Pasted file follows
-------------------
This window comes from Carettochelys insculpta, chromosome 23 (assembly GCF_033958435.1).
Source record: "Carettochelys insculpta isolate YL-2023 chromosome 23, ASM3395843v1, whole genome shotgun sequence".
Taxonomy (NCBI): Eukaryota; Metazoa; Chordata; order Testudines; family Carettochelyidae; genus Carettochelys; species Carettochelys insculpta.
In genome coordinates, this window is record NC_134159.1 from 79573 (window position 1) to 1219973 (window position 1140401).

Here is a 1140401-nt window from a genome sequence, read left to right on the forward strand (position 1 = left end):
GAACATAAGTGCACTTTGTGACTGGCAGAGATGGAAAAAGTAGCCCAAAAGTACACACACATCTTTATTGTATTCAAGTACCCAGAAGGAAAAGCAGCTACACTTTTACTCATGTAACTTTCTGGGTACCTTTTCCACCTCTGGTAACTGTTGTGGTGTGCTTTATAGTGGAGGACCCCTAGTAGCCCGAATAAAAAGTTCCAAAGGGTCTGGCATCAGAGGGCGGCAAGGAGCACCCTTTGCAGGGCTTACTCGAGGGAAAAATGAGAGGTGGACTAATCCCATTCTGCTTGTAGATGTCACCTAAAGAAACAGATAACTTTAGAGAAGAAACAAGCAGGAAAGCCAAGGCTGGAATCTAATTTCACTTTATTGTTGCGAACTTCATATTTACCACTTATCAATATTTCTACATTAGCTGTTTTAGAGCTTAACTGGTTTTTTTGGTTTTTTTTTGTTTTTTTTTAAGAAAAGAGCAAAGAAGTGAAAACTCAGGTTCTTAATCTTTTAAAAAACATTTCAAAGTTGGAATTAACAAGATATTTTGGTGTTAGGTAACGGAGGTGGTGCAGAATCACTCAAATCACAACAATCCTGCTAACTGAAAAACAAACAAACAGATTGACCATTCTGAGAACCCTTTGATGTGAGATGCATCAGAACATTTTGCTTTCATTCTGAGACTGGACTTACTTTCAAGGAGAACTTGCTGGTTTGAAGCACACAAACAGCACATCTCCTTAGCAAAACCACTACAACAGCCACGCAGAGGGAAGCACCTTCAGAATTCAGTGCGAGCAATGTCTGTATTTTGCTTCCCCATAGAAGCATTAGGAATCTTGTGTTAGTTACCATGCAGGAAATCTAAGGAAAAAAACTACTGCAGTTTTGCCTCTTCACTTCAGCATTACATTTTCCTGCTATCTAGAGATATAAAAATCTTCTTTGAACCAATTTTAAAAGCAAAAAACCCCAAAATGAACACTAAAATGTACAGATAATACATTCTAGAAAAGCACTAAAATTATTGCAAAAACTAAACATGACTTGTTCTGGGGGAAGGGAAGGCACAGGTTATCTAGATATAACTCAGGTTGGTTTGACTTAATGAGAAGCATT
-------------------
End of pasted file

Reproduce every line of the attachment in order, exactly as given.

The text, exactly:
This window comes from Carettochelys insculpta, chromosome 23 (assembly GCF_033958435.1).
Source record: "Carettochelys insculpta isolate YL-2023 chromosome 23, ASM3395843v1, whole genome shotgun sequence".
Taxonomy (NCBI): Eukaryota; Metazoa; Chordata; order Testudines; family Carettochelyidae; genus Carettochelys; species Carettochelys insculpta.
In genome coordinates, this window is record NC_134159.1 from 79573 (window position 1) to 1219973 (window position 1140401).

Here is a 1140401-nt window from a genome sequence, read left to right on the forward strand (position 1 = left end):
GAACATAAGTGCACTTTGTGACTGGCAGAGATGGAAAAAGTAGCCCAAAAGTACACACACATCTTTATTGTATTCAAGTACCCAGAAGGAAAAGCAGCTACACTTTTACTCATGTAACTTTCTGGGTACCTTTTCCACCTCTGGTAACTGTTGTGGTGTGCTTTATAGTGGAGGACCCCTAGTAGCCCGAATAAAAAGTTCCAAAGGGTCTGGCATCAGAGGGCGGCAAGGAGCACCCTTTGCAGGGCTTACTCGAGGGAAAAATGAGAGGTGGACTAATCCCATTCTGCTTGTAGATGTCACCTAAAGAAACAGATAACTTTAGAGAAGAAACAAGCAGGAAAGCCAAGGCTGGAATCTAATTTCACTTTATTGTTGCGAACTTCATATTTACCACTTATCAATATTTCTACATTAGCTGTTTTAGAGCTTAACTGGTTTTTTTGGTTTTTTTTTGTTTTTTTTTAAGAAAAGAGCAAAGAAGTGAAAACTCAGGTTCTTAATCTTTTAAAAAACATTTCAAAGTTGGAATTAACAAGATATTTTGGTGTTAGGTAACGGAGGTGGTGCAGAATCACTCAAATCACAACAATCCTGCTAACTGAAAAACAAACAAACAGATTGACCATTCTGAGAACCCTTTGATGTGAGATGCATCAGAACATTTTGCTTTCATTCTGAGACTGGACTTACTTTCAAGGAGAACTTGCTGGTTTGAAGCACACAAACAGCACATCTCCTTAGCAAAACCACTACAACAGCCACGCAGAGGGAAGCACCTTCAGAATTCAGTGCGAGCAATGTCTGTATTTTGCTTCCCCATAGAAGCATTAGGAATCTTGTGTTAGTTACCATGCAGGAAATCTAAGGAAAAAAACTACTGCAGTTTTGCCTCTTCACTTCAGCATTACATTTTCCTGCTATCTAGAGATATAAAAATCTTCTTTGAACCAATTTTAAAAGCAAAAAACCCCAAAATGAACACTAAAATGTACAGATAATACATTCTAGAAAAGCACTAAAATTATTGCAAAAACTAAACATGACTTGTTCTGGGGGAAGGGAAGGCACAGGTTATCTAGATATAACTCAGGTTGGTTTGACTTAATGAGAAGCATT